Commissioner of Internal Revenue v. Estate of Bosch
387 U.S. 456, 87 S. Ct. 1776 (1967)
Bosch wrote a will that
created a revocable trust for his
wife. It also gave her a general power of appointment.
A general power of
appointment means that the wife could
only get the interest from the assets in the trust. But, she had the
power to give the assets (aka the remainder) to whomever she wanted to give them to after
Years later, the wife had the
power converted to a special power.
A special power of
appointment is the same, except you
are limited to who you can give the assets too (usually a limited class
of people such as 'relatives' or 'descendents')
Bosch died, and the wife
claimed a marital deduction for the
money in the trust.
The IRS balked.
The marital deduction was only allowable if there was a general
power of appointment, so the wife
argued that the release she signed converting it was invalid.
Mrs. Bosch went to State Court
in New York and had them agree that the release was invalid. The IRS
appealed in Federal Court.
The IRS argued that a State
Court decision did not bind them.
The Federal Appellate Court
agreed that the State Court decision was binding on the IRS. The IRS
The US Supreme Court reversed.
The US Supreme Court found
that where Federal estate tax liability turns upon the character of a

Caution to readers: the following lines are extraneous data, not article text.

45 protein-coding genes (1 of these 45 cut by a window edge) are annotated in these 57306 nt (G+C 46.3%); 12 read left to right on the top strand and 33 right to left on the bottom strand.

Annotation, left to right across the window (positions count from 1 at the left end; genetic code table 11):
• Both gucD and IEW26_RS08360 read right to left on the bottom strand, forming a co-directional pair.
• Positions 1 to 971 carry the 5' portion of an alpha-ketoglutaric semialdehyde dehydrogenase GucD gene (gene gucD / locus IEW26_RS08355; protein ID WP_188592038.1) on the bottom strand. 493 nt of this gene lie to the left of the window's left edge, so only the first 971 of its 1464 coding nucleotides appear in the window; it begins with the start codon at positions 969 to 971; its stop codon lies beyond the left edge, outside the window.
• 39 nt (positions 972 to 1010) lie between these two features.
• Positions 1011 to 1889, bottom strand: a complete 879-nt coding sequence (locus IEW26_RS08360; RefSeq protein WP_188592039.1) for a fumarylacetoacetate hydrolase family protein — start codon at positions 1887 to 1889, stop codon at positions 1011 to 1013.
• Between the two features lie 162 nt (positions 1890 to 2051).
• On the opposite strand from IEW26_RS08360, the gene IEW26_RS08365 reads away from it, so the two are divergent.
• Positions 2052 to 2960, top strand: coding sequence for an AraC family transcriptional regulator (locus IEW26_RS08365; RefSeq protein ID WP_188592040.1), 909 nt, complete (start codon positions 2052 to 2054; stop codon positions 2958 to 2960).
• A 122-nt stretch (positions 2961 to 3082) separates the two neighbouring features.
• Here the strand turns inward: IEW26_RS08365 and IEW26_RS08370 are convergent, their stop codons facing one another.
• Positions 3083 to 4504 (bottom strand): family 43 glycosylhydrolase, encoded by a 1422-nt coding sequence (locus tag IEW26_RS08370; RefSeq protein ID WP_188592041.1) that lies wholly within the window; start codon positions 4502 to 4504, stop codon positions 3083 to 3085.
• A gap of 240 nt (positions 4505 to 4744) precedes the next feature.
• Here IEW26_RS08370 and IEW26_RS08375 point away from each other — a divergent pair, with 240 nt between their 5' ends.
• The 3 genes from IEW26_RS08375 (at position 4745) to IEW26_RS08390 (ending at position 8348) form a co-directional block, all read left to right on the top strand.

property interest held and transferred by the decedent under State law,
Federal authorities are not bound by the determination made of such
property interests by a State trial court.
The Federal Taxing Code
can't be influenced by State decisions. If it were, then the Federal
law would be applied differently in different States.
In this same decision, the US
Supreme Court also heard an appeal of the case of Second National Bank
of New Haven, Executor v. United States
(351 F.2d 489).
That case had similar facts
and also turned on whether a widow's trust could be claimed as part of
the marital deduction.
The basic reasoning in both
cases was that the IRS was not a party to the State Courts' decisions and
so was not bound by collateral estoppel from re-arguing the issue in Federal Court.
In a dissent, it was argued
that this wasn't a case of a Federal agency being bound by a State court
decision, but a case of how property law is decided. Property law is a
State function, and States have the right to decide how they want to
adjudicate property law issues.
Federal Courts are supposed
to use the State law of the State in which they sit when deciding cases.
How is this different?